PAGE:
Having thus provided such a decayed stock of furniture as may be easily affected by the wind, you must take care that the battlements and towers are remarkably populous in owls and bats. The hooting of the one, and the flitting of the other, are excellent engines in the system of terror, particularly if the candle goes out, which is very often the case in damp caverns.
And the mention of caverns brings me to the essential qualities inherent in a castle. The rooms upstairs may be just habitable, and no more; but the principal incidents must be carried on in subterraneous passages. These, in general, wind round the whole extent of the building; but that is not very material, as the heroine never goes through above half without meeting with a door, which she has neither strength nor resolution to open, although she has found a rusty key, very happily fitted to as rusty a lock, and would give the world to know what it leads to, and yet she can give no reason for her curiosity.
The building now being completely finished, and furnished with all desirable imperfections, the next and only requisite is a heroine, with all the weakness of body and mind that appertains to her sex; but, endowed with all the curiosity of a spy, and all the courage of a troop of horse. Whatever she hears, sees, or thinks of, that is horrible and terrible, she must enquire into it again and again. All alone, for she cannot prevail on the timid Janetta to go with her a second time; all alone she sets out, in the dead of the night, when nothing but the aforesaid owls and bats are hooting and flitting, to resolve the horrid mystery of the moving tapestry, which threw her into a swoon the preceding night, and in which she knows her fate is awfully involved, though she cannot tell why. With cautious tread, and glimmering taper, she proceeds to descend a long flight of steps, which bring her to a door she had not observed before. It is opened with great difficulty; but alas! a rush of wind puts out the glimmering taper, and while Matilda, Gloriana, Rosalba, or any other name, is deliberating whether she shall proceed or return, without knowing how to do either, a groan is heard, a second groan, and a fearful crash. A dimness now comes over her eyes (which in the dark must be terrible) and she swoons away. How long she may have remained in this swoon, no one can tell; but when she awakes, the sun peeps through the crevices, for all subterraneous passages must have crevices, and shows her such a collection of sculls and bones as would do credit to a parish burying-ground.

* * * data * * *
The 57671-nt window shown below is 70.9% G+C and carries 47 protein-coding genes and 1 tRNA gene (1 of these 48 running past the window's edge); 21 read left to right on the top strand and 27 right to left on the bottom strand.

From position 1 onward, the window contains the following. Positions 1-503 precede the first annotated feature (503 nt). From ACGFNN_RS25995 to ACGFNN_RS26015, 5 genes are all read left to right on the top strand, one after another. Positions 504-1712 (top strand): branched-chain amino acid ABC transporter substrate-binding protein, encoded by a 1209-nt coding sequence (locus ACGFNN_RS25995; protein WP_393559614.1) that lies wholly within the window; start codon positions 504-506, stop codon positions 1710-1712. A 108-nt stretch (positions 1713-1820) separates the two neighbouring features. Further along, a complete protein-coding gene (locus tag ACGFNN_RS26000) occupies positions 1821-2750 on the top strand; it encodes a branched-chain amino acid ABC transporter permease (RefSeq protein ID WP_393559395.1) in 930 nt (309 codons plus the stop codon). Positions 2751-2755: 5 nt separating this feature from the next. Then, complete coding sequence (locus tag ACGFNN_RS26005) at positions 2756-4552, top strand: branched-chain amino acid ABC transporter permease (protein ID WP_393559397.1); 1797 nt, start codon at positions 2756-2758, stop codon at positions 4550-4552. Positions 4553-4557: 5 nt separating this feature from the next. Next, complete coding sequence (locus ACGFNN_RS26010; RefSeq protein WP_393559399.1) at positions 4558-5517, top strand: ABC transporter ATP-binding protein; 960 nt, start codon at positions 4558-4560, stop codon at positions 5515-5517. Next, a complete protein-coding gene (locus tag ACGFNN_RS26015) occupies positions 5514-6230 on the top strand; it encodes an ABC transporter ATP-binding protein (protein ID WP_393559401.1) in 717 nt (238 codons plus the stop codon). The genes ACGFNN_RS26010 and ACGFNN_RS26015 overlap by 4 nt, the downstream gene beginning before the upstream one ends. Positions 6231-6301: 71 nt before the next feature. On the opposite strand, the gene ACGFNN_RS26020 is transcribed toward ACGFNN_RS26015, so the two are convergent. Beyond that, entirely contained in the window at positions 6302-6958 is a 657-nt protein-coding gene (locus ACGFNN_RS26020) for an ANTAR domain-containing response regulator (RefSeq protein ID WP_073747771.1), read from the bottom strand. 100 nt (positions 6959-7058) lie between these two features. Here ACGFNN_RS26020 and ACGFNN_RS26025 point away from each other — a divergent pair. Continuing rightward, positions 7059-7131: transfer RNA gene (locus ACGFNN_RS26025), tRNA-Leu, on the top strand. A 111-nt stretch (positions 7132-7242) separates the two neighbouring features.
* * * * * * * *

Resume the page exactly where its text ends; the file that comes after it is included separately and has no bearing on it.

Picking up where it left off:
She now finds her way back, determined to make a farther search next night, which she accomplishes by means of a better light, and behold! having gained the fatal spot where the mystery is concealed, the tapestry moves again! Assuming courage, she boldly lifts up a corner, but immediately lets it drop, a cold sweat pervades her whole body, and she sinks to the ground; after having discovered behind this dreadful tapestry, the tremendous solution of all her difficulties, the awful word
Mr. Editor, if thy soul is not harrowed up, I am glad to escape from this
scene of horror, and am,
Your humble servant,
A JACOBIN NOVELIST.
Greenwich, Aug. 19, 1797.